Morris: Poll reveals there are too many polls

April 21, 2010 

SOUTH CAROLINA'S baseball team this week is ranked Nos. 10, 10, 5, 14, 9, 8 and 12. Those rankings, respectively, are by Baseball America, USA Today/ESPN, Collegiate Baseball, the National Collegiate Baseball Writers Association, Rivals.com, PGCrosschecker.com and Boyd's World RPI.

Those are the rankings we know of. Tracking down polls by Teambaseball.com or Collegebaseball360.com is more difficult. There could be more polls out there in Internetland because it comes down to this: If someone has a website and remotely follows college baseball, that site has a poll.

"There are two ways to look at it," says Ray Tanner, USC's coach. "On one hand, you say, there are too many polls, which ones do you recognize and which ones do you put stock in? The other part of it is it's good for college baseball because people are taking the time to create more interest."

In analyzing the polls, it probably is best to break them down into Internet and non-Internet categories. Anything with a '.com" on the end of it probably is not taken too seriously by fans, players and coaches.

Even Allan Simpson, an editor with PGCrosschecker.com, admits his poll is mostly for fun. His poll lets readers know the site is interested in college baseball but really is about scouting and grading prospects.

"It's ridiculous the number of polls out there," says Simpson, the founder of Baseball America. "It's the Internet Age that's allowed this to happen, and they all think they're experts."

There are four non-Internet polls, and at least three of those are recognized as being legitimate. Collegiate Baseball has been ranking teams weekly since 1957, and Baseball America has been doing the same since 1981. The USA Today/ESPN poll is a vote of 31 college coaches, and the National Collegiate Baseball Writers Association polls its members. Both latter two are relative newcomers.

If all this is not confusing enough, collegebaseballinsider.com takes the aforementioned four polls each week and comes up with a composite poll.

The beauty of it all is every one of these polls is meaningless.

"Is it a bad thing? Maybe it doesn't matter. You know, who cares?" says Aaron Fitt, a college baseball editor for Baseball America. "I think it's probably a little annoying for college baseball fans (having so many polls). But, in the end, the polls are just for fun anyway."

Nevertheless, Baseball America takes its poll seriously. It uses what Fitt calls the "caucus" system, whereby a group of editors gathers every Monday morning in Durham, N.C., to discuss teams, digest information and, ultimately, divulge the poll.

"It's not a pure vote," Fitt says. "It's not a straight up and down vote situation. We just kind of talk it over and arrive at a consensus. There are compromises along the way. We're not always happy all the time. But it's the best way we know how to do it."

That method has made Baseball America the most respected and recognized poll. (The State about 10 years ago decided to use one poll in its stories, and Baseball America was the easy choice).

"Because of the test of time, and the amount of work that's invested, probably Baseball America is the best," Tanner says. "With Baseball America, you've got guys who work the college game full time. They might put the greatest amount of time into it."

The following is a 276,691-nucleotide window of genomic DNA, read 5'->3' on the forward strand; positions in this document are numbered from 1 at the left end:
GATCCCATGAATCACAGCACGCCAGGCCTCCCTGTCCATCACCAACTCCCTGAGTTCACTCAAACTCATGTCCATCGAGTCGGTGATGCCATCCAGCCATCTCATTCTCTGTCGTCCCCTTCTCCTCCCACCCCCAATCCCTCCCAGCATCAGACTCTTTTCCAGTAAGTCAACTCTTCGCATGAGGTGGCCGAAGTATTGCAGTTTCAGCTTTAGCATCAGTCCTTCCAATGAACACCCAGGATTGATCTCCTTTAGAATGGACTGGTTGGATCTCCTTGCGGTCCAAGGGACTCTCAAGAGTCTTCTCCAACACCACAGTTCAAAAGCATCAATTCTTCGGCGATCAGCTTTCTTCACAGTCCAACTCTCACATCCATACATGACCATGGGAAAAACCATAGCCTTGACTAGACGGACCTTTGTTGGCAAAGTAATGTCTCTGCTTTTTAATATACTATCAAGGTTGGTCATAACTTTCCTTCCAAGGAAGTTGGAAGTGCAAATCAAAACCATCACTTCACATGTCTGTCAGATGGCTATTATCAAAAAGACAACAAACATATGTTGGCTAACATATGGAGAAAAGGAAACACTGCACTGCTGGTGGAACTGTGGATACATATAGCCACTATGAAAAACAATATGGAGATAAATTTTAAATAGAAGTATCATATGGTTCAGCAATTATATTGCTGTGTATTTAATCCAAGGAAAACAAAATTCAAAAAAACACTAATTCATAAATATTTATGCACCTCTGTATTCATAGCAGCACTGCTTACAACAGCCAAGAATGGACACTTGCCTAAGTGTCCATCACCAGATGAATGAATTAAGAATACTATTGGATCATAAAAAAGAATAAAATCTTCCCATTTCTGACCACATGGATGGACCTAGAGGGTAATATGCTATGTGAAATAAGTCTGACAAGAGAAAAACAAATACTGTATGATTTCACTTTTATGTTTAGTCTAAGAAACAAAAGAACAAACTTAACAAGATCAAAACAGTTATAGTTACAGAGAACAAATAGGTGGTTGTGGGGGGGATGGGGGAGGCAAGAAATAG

Collegiate Baseball's poll is much like the recipe for Coca-Cola. It is a bit of a mystery and employs far too complex a voting system to explain. While the paper has been publishing a poll for more than 50 years, editor Lou Pavlovich took over poll duties in 1971.

He says there are 101 coaches, writers and sports information directors across the country who vote on a regional basis each week. Since no one seems to know who those folks are, we have to take Pavlovich's word. We also have to take his word on the 600-point system he says is used to evaluate teams.

To fully understand the system, you might need to spend a week with Pavlovich in Tucson, Ariz. Or, better yet, have Pavlovich explain why it makes sense for a team to garner as many as 100 "intangible" points because it leads the nation in stolen bases.

Remember, these polls are for fun. That is why The Citadel and Pittsburgh both appeared in one of Collegiate Baseball's recent polls. The paper is known for slipping in a relative unknown team just about every week. This week, Northwestern State is at No. 30.

The other two polls of note operate under a democratic voting system. Unfortunately, coaches' polls (USA Today/ESPN) lose their validity because most coaches do not pay much attention to the games outside their region. As for the writers poll (NCBWA), well, even the coaches might have more credibility.

If there is any group that most benefits from having so many polls, it is sports information directors. More polls mean more recognition for their players and teams.

Schools have taken to listing several rankings in their weekly press releases, with the highest ranking -- regardless of poll -- listed first. So if USC was facing Florida this week, SIDs would report that the No. 5 Gamecocks (Collegiate Baseball) were playing the No. 7 Gators (Baseball America).

The real fun will come when Baseball America's No. 1-ranked team squares off against Collegiate Baseball's No. 1. It would be the first sporting event in which both teams' fans could rightfully shout, "We're No. 1!"

Maybe the real winner would be the polling service whose No. 1 team wins.

Watch commentaries by Morris Mondays at 6 and 11 p.m. on ABC Columbia News (WOLO-TV)

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